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Simple Energy Question based on SHM

  1. Feb 20, 2016 #1

    RJLiberator

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    Gold Member

    1. The problem statement, all variables and given/known data
    I am taksed with putting some simple harmonic motion (in this case linear harmonic motion) into graphs.
    For my first graph, I am graphing theta vs. time and analyzing three different numerical methods for the solution (Euler, Euler-cramer, Runge Katta).
    For my second graph, I am looking at the Energy vs. time based on these results.
    Attached in the solutions are my results.

    2. Relevant equations


    3. The attempt at a solution

    MOTION:
    motion.JPG

    ENERGY:
    energy.JPG

    Unfortuantely the labels are hard to read from jpg format. But the Euler method= black, the euler-cromer = red = runge-kutta method = blue.

    My question is this: I know that my linear harmonic oscillator graph for motion is correct. I have a feeling my energy calculation is wrong, which is why I am posting here.
    My energy calculation for euler method seems consistent. The energy continues to grow, infinite energy! Which is the problem with the Euler method here.

    But my energy calculation for Runge-kutta and Euler-cromer method, I would have thought, were supposed to be a constant.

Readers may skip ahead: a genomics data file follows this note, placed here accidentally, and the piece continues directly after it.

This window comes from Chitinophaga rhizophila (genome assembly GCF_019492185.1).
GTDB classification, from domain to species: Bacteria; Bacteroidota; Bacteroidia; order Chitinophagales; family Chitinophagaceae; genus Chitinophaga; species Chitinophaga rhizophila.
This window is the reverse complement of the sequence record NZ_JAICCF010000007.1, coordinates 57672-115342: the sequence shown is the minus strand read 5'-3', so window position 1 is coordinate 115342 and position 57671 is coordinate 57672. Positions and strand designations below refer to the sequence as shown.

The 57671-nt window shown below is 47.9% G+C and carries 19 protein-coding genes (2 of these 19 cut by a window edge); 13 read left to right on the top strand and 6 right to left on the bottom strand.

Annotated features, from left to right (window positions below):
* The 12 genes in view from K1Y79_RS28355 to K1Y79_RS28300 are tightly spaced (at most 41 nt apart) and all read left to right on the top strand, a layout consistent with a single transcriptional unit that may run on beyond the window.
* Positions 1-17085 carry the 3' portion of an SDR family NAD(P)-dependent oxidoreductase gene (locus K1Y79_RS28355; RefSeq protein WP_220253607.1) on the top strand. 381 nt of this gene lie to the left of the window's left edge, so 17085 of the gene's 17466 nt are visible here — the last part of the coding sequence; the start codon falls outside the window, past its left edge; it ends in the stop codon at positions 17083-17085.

Or is my interpretation wrong and my graph actually correct?
     
  2. jcsd
  3. Feb 20, 2016 #2

    RJLiberator

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    Gold Member

    I am going to post my second problem as it is highly related:
    For this code, I am graphing Ideal Motion (red), Motion with dampening (black) , and then motion with dampening and a driving force (blue).

    The energy calculations should be the same from my initial post, which is why it is relevant.

    As we see, the black energy curve flatlines, which seems consistent with the graph of its motion. However, should it be flatlining at the 1800 mark like it does, or at the 0 mark? That's confusing to me.

    Similiarly, red and blue don't seem to be losing or gaining much energy in the graph of motion, but they shoot up linearly quite fast.



    3times.JPG
     
  4. Feb 20, 2016 #3

    RJLiberator

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    Gold Member

    I think I might have solved it while I was creating the post above!
    I deleted a part of my code for my energy calculation, and I get this:
    So the red curve we see a consistent energy which works with it's graph of motion.
    The blue energy curve also works with the motion seen as at first it starts high then goes consistent.
    The black curve now 0's out.

    Looking good?

    captur3333.JPG
     
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